The team didn't catch on enough to earn its own regular title, but years later the name Thor Corps was used again in the 2015 Secret Wars event. In this event, Doctor Doom — in the aftermath of the universe's destruction — recreates it in the form of the patchwork planet Battleworld and names himself the world's one and only God. Doom's police force is the Thor Corps — hundreds of different versions of Thor from all across the universe.  

The Clone Thor

Both Thor and Hulk (Mark Ruffalo) are absent from Earth during the events of 2016's Captain America: Civil War. There's a good chance either Iron Man or Cap would've loved to have had the God of Thunder on their side in the conflict, though neither of them go as far as the pro-registration heroes go in the comics to make that happen. 

One of the darkest moments of the comic book event that inspired the movie – the 2006 event Civil War – comes with what appears to be the return of Thor. Thor is missing and presumed dead when someone appearing to be the Thunder God shows up on the last page of Civil War #3. In the following issue, he unleashes on the fugitive anti-registration heroes, killing Bill Foster, a.k.a. Goliath. We soon learn this is, in fact, a clone of Thor, courtesy of Reed Richards and Tony Stark. In the final battle between the warring heroes in Civil War #7, the Greek hero Hercules crushes the clone's head with his own hammer.

While he was nicknamed "Clor" by most fans, the clone gives himself a new name – Ragnarök — after reviving in 2009's Avengers: The Initiative #21. He's since worked as a villain in Norman Osborn's team of Dark Avengers, as well as joining both the Thunderbolts and the second, Osborn-free version of the Dark Avengers. 

Thors of the future and past

It took until 2019's Avengers: Endgame for us to see Marvel's heroes using time travel as a tool. Thor is one of those time travelers, going back to the events of 2013's Thor: The Dark World to retrieve the Aether from Jane Foster's body — though Rocket (Bradley Cooper, Sean Gunn) really does all the work while Thor gets Mjolnir and has a heart-to-heart with his mom. Meanwhile in the comics, the wonders of time travel have given the God of Thunder the opportunity to meet and team up with two very different versions of himself — a younger Thor, and the older King Thor.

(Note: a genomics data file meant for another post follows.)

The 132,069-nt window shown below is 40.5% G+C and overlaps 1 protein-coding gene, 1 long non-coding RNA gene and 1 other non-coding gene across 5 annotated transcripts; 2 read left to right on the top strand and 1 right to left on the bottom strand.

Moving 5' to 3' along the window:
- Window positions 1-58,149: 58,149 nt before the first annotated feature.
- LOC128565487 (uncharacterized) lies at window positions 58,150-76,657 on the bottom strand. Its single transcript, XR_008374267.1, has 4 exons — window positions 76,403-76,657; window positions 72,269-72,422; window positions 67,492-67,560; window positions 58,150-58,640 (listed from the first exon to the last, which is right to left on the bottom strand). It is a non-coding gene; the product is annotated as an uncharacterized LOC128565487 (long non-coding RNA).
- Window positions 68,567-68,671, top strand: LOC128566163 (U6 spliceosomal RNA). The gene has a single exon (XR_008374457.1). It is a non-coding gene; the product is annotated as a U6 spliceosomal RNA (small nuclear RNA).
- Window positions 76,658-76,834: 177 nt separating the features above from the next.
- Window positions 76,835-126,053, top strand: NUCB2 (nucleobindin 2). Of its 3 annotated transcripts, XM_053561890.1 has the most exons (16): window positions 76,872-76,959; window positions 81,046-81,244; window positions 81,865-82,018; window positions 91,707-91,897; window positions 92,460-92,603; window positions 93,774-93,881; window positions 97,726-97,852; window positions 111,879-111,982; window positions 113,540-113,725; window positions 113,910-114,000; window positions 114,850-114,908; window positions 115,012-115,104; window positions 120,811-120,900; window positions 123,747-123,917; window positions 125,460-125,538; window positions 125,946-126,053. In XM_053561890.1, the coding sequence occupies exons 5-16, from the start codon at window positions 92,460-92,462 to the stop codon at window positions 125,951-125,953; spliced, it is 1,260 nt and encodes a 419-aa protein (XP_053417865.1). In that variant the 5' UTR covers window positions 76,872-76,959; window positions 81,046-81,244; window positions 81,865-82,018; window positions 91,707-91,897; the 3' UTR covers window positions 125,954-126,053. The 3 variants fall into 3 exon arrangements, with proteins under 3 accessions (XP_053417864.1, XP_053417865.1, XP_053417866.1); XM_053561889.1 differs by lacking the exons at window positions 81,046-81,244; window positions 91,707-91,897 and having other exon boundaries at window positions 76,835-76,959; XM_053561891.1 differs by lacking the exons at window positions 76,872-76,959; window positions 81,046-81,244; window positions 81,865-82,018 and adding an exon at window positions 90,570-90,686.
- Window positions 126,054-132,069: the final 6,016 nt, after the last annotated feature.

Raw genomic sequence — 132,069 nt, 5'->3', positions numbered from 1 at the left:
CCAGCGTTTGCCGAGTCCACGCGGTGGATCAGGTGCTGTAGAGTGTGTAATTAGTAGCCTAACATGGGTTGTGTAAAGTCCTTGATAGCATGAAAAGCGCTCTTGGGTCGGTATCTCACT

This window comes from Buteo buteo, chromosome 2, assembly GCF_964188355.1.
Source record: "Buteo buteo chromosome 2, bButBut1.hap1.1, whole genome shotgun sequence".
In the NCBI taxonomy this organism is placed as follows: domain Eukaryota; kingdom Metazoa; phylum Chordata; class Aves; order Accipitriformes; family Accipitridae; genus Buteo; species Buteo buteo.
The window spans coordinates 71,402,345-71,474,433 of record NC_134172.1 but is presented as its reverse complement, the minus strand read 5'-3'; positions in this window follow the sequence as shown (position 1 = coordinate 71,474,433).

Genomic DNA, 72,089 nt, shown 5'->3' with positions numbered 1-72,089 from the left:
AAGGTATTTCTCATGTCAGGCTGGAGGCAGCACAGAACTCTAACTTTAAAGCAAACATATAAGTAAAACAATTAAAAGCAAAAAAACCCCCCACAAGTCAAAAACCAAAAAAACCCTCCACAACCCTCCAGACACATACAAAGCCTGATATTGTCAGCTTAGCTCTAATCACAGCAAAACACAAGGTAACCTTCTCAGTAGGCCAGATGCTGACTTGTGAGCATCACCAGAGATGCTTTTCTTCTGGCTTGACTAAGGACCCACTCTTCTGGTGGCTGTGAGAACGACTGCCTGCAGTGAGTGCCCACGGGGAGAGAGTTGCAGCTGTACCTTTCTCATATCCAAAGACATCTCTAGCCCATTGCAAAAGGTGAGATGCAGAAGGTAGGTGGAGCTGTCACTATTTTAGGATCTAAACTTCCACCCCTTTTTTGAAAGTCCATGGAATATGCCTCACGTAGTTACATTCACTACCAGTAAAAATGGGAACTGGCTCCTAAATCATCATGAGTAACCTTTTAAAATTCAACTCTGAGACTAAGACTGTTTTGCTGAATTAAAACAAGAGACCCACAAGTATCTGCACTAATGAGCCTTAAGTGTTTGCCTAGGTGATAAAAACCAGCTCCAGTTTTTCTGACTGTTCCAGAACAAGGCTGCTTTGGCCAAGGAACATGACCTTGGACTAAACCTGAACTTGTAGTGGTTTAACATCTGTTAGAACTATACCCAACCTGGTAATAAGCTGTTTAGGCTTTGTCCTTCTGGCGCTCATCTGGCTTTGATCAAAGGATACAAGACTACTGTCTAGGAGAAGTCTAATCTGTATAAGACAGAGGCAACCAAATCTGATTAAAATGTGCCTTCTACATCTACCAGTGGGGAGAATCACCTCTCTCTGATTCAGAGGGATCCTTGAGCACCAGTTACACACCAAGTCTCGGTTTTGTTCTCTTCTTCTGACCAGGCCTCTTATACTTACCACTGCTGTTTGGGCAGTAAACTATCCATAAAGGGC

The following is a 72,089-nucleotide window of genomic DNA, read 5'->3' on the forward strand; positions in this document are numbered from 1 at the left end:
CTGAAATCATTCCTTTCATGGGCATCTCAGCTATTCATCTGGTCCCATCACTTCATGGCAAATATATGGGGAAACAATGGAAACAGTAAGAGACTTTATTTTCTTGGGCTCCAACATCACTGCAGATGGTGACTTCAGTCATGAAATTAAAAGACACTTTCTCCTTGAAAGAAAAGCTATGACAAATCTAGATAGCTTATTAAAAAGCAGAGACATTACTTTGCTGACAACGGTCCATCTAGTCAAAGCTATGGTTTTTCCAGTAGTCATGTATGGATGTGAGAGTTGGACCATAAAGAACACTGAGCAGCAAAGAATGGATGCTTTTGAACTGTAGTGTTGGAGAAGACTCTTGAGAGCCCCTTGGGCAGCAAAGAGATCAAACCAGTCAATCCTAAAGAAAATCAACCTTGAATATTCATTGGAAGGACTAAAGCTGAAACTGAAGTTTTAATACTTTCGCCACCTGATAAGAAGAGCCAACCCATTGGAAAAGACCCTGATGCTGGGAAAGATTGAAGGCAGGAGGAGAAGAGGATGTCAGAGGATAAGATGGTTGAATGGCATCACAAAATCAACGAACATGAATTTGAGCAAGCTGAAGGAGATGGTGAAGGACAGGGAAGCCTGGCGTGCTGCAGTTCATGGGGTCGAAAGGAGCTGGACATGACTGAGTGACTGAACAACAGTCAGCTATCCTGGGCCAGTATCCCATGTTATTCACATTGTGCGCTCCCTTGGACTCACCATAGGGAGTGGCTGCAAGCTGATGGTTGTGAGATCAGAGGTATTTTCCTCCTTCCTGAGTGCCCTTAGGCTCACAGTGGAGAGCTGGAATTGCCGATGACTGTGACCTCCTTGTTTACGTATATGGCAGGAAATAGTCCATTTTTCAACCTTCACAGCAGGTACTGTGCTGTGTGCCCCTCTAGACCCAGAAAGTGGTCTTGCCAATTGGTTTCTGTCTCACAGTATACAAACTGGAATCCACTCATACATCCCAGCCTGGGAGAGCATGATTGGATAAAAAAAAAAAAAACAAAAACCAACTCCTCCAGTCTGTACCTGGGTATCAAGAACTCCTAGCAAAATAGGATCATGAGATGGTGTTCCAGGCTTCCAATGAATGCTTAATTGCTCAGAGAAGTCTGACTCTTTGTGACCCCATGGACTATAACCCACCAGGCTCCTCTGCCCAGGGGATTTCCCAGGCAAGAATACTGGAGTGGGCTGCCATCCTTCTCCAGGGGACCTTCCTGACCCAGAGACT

The younger Thor is — if you can believe it — less humble than the present day version. Not yet worthy to wield Mjolnir — and cursing every time he tries — the younger Thor is instead often found with the powerful axe Jarnbjorn. From the other end of time is the one-eyed and one-armed King Thor. Often appearing more like Odin than Thor, King Thor has little patience for his younger counterparts. 

Starting at the beginning of writer Jason Aaron's long run on Thor's various titles — 2012-'15's Thor: God of Thunder — both old and young versions of Thor feature prominently in flashbacks and flash forwards. Both also come to the present Thor's aid against Gorr the God Butcher, and later in the 2019 event War of the Realms. 

Toothgnasher and Toothgrinder

In the movies we've seen not only how mystic hammers like Mjolnir and Stormbreaker can lift Thor into the air, but how Stormbreaker can actually bridge the distance between worlds. What we have not seen, however, are Thor's other famous forms of transportation — his goats Toothgnasher and Toothgrinder.